Galatea Loggia

Villa Farnesina in Rome

One of the impressive halls of Villa Farnesina is the Loggia Galatea. Here visitors can see Raphael Santi’s famous fresco from the early 16th century. It is a fascinatingly picturesque and unique panel, The Triumph of Galatea. The fresco depicts a scene from an ancient myth telling the love story of the beautiful nymph Galatea and the shepherd Aquida.

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The daughter of the sea god Nereus, surrounded by newts and nereids, she moves swiftly over the waves in a shell-shaped chariot pulled by dolphins. She is escaping the pursuit of the one-eyed Polyphemus, who wishes to possess her. The smooth and supple light-golden lines of the nude figures combine with the soft blue sky and the blue of the sea water.

Next to the “Triumph of Galatea” fresco is a giant figure of Polypheus painted by the Venetian master Piombo. The vaults of the hall are decorated with polygonal medallions. They contain colorful panels with silhouettes of various mythical deities. The central part of the ceiling is decorated with the family coat of arms of the Chigi family. The space between the decorative elements is filled with images of angels seated on mythical animals.

The Loggia of Cupid and Psyche

Villa Farnesina in Rome

The Loggia of Cupid and Psyche, which is the main entrance of the Villa Farnesina, is particularly remarkable. The wide room is striking for its delightful ceiling frescoes and the amazing paintings on the walls which give the interior a solemn and sumptuous appearance. Raphael and his talented pupils created some truly picturesque masterpieces.

The main theme of the frescoes was the story of heavenly and earthly love between the god Cupid and the beautiful Psyche. The central part of the loggia’s ceiling is decorated with two expressive paintings that look like tapestries. The impressively sized paintings depict the feast of the gods and the wedding celebration of Cupid and Psyche. Painted figures of the characters of picturesque panels delight with their realism.

In the design of the loggia you can see numerous images of floral ornaments. They are paintings of leafy garlands with a huge number of vegetables, fruits and berries. Amazing authenticity of the gifts of nature will not leave anyone indifferent.

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Fireplace room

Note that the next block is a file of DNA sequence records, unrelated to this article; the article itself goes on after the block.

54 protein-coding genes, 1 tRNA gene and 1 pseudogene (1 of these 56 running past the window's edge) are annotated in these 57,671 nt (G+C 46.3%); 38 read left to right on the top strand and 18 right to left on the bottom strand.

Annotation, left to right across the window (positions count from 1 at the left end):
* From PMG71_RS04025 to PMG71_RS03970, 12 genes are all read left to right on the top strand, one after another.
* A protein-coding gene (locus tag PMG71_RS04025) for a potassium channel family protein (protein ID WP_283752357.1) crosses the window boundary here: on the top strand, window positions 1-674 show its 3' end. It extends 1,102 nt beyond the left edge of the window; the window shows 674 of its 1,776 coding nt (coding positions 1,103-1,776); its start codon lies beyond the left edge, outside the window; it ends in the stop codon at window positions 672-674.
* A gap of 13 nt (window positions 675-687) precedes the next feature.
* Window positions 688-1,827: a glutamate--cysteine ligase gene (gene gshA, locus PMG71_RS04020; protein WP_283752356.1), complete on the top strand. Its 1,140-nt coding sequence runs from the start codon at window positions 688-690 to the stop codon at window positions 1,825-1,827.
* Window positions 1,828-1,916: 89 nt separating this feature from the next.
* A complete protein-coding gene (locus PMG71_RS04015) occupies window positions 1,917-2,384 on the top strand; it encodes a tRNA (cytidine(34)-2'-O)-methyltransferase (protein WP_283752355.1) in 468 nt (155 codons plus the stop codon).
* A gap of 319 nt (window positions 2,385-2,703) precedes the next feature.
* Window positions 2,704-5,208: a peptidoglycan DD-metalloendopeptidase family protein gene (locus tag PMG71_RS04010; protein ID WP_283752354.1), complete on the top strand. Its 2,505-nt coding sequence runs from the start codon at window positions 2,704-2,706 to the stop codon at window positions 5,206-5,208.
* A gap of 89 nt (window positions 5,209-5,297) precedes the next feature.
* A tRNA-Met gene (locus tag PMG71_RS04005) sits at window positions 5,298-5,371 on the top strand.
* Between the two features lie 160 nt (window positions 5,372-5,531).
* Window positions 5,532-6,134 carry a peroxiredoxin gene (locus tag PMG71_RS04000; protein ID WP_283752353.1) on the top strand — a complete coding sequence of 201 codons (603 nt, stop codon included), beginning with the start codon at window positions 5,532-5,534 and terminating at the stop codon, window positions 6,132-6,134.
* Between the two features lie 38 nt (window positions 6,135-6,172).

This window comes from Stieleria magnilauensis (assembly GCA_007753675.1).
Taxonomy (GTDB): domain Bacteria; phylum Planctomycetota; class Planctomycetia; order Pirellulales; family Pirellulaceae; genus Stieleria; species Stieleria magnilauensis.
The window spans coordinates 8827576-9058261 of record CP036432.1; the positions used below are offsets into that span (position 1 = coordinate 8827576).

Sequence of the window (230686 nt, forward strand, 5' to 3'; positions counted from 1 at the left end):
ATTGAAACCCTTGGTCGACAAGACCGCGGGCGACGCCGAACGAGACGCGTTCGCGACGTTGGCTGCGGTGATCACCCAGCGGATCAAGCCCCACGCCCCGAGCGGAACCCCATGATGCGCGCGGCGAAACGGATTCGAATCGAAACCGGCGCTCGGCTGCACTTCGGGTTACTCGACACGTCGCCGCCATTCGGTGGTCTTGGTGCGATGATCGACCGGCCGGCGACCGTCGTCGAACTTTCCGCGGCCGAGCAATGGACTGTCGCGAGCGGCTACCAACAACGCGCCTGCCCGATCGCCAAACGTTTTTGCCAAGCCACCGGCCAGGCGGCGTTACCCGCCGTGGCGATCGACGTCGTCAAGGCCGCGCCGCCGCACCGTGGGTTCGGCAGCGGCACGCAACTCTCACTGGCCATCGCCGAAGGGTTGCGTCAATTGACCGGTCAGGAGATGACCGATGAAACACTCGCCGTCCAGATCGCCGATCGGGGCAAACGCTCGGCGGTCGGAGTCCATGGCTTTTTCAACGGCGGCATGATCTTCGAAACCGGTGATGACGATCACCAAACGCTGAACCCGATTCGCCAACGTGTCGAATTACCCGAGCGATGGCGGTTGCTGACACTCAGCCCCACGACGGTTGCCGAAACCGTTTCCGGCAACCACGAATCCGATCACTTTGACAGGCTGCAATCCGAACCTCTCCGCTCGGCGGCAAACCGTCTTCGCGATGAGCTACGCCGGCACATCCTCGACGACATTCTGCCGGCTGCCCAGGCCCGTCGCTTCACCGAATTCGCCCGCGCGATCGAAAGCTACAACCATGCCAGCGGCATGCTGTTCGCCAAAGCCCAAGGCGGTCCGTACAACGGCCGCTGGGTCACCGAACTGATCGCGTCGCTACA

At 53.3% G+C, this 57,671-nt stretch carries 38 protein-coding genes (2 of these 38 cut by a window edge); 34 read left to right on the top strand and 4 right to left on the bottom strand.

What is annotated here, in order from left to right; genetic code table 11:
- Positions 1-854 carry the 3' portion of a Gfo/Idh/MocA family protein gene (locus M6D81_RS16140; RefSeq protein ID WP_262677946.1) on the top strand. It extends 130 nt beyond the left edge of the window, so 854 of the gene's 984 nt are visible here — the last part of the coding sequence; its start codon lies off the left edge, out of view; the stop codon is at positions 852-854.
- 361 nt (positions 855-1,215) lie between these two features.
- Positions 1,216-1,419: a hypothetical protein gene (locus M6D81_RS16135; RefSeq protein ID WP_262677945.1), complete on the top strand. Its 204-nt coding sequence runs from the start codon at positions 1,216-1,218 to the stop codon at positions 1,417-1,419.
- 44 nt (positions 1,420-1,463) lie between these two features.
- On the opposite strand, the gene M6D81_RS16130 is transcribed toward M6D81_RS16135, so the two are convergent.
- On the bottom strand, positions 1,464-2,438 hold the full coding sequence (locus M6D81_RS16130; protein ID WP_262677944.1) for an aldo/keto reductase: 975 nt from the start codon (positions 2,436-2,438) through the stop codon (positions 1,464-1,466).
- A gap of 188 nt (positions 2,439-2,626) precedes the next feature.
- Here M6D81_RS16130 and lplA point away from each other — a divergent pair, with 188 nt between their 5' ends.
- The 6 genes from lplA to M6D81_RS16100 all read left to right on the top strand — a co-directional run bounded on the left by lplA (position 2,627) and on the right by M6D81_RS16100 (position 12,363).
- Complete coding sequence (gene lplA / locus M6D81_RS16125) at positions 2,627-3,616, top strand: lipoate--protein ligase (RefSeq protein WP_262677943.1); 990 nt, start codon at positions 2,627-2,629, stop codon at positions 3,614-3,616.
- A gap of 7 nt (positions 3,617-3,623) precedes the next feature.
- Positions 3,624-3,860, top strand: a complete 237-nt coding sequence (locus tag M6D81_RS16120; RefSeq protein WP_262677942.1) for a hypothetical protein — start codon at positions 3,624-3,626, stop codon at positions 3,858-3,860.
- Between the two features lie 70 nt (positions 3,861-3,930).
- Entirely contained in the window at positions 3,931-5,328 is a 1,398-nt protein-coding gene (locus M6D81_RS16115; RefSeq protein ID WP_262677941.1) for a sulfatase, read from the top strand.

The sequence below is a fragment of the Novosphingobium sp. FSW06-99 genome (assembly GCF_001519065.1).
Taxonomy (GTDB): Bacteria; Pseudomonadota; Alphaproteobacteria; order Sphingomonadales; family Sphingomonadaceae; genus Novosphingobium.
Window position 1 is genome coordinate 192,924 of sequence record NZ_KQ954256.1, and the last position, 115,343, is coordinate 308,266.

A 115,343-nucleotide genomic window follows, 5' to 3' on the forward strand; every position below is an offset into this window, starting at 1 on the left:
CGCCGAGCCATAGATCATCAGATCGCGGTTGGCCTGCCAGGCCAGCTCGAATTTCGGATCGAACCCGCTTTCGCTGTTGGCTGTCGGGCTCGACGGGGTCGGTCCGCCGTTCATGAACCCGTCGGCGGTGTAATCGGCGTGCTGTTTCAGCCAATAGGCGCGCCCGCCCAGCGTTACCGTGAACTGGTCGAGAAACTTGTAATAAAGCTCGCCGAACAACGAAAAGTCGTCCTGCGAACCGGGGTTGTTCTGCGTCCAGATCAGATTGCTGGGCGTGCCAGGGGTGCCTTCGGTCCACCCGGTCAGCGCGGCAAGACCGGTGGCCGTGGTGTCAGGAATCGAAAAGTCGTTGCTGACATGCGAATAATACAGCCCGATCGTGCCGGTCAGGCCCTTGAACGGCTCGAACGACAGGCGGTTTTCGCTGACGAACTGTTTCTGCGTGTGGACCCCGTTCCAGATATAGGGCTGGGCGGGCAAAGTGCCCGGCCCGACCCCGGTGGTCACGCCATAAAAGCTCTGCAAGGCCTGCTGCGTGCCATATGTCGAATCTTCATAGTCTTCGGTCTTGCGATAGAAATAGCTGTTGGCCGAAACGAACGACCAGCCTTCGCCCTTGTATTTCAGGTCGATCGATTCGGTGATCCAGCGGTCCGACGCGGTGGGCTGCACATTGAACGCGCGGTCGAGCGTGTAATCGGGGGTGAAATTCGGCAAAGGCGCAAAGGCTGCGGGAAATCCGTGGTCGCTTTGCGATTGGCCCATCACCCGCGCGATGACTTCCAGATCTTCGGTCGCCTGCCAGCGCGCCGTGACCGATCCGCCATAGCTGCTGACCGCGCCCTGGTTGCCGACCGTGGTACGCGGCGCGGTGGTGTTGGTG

Villa Farnesina in Rome

The second floor of the mansion is the Fireside Hall. This spacious room is decorated with a masterpiece of grand artistic perspective. Painter Baldassare Peruzzi used a special technique to create an optical illusion. Two rows of marble colonnades are depicted on the walls of the room. Through them one can see the sights of Rome – the Colosseum, the Tiber, the bell towers of cathedrals, architectural ensembles and suburban landscapes.

The upper part of the hall is belted by a wide frieze decorated with ancient Greek mythological scenes. In illusory niches above the window and doorways are panels with figures of the gods of Olympus who influence people’s earthly life. These are Mars and Jupiter, Neptune and Juno, Diana and Minerva, Venus and Apollo, and Saturn and Mercury. There is a fireplace in the room, above which is depicted the forge of Vulcan, the patron saint of blacksmithing and fire.

The wedding hall

Villa Farnesina in Rome

An equally famous room of the villa is the Wedding Room, which once served as the marital bedroom of the owners of Villa Farnesina. Legend has it that here was a gilded luxury bed with carved ivory details. The huge bed was lavishly decorated with a scattering of precious stones, the value of which far exceeded the cost of building the villa itself.

The walls of the Wedding Room were painted with frescoes by the Sienese painter Sodoma. The colorful paintings artistically depict a fragment of the life of one of the greatest military leaders in history, Alexander the Great. The subjects depicted tell viewers about Alexander’s marriage to Roxana, the taming of Bucephalus, and the pardoning of Darius’ family.

In the main painting of the room, depicting scenes of the wedding celebration, the painter emphasized the interiors of a Roman palace. Under the canopy of the bed Roxana sits, and winged cupids dress her up. Alexander the Great holds out a crown to his beloved.

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Archaeological Treasures.

Villa Farnesina in Rome

Villa Farnesina attracts the attention of tourists both connoisseurs of architectural and artistic masterpieces, as well as admirers of Italian history. At the end of the XIX century during the improvement of the waterfront under the garden area of the mansion the remains of an ancient Roman villa were discovered. The found archaeological artifacts are decorated with ancient frescoes of historical value.

Excursions

Villa Farnesina in Rome

Tourists can visit the Villa Farnesina together with a professional guide, who has extensive encyclopedic knowledge of art history. The tour program includes a tour of the halls of the mansion, where the celebration of colorful paintings reigns supreme. The guests of the villa get acquainted with the works of outstanding artists of the Renaissance epoch. The walls and ceilings of the halls are painted with works of art that depict the glorification of beauty and life.

The guide will fascinatingly tell the endless romantic legends associated with the centuries-old history of the mansion. Tour participants will have the opportunity to explore the frescoes of Raphael Santi himself without the hustle and bustle of crowds and queues inherent in famous museum complexes. Contemplation of the many characters from mythological stories, the starry sky, the colorful paintings of ornamentation, and the illusionary artwork will make an unforgettable impression on visitors to the villa.

Opening Hours and Ticket Prices

Villa Farnesina in Rome

Villa Farnesina receives its guests from Monday to Saturday. Opening hours are 9:00-14:00. In addition the doors of the mansion are open every second Sunday of the month from 9:00 to 17:00. The ticket costs 6 euros. For younger visitors from 14 to 18 years and people over the age of 65 to visit the museum costs 5 euros.

Where is it located and how to get there

Villa Farnesina in Rome

To find Villa Farnesina, tourists need to go to the opposite bank of the Tiber from the ancient Roman sites. The Renaissance country house is located in the Trastevere neighborhood, with its narrow, winding streets lined with garlands of plants offering a measured, tranquil atmosphere. You can reach the villa by bus number 23, 125, 271, 280 or by streetcar number 8.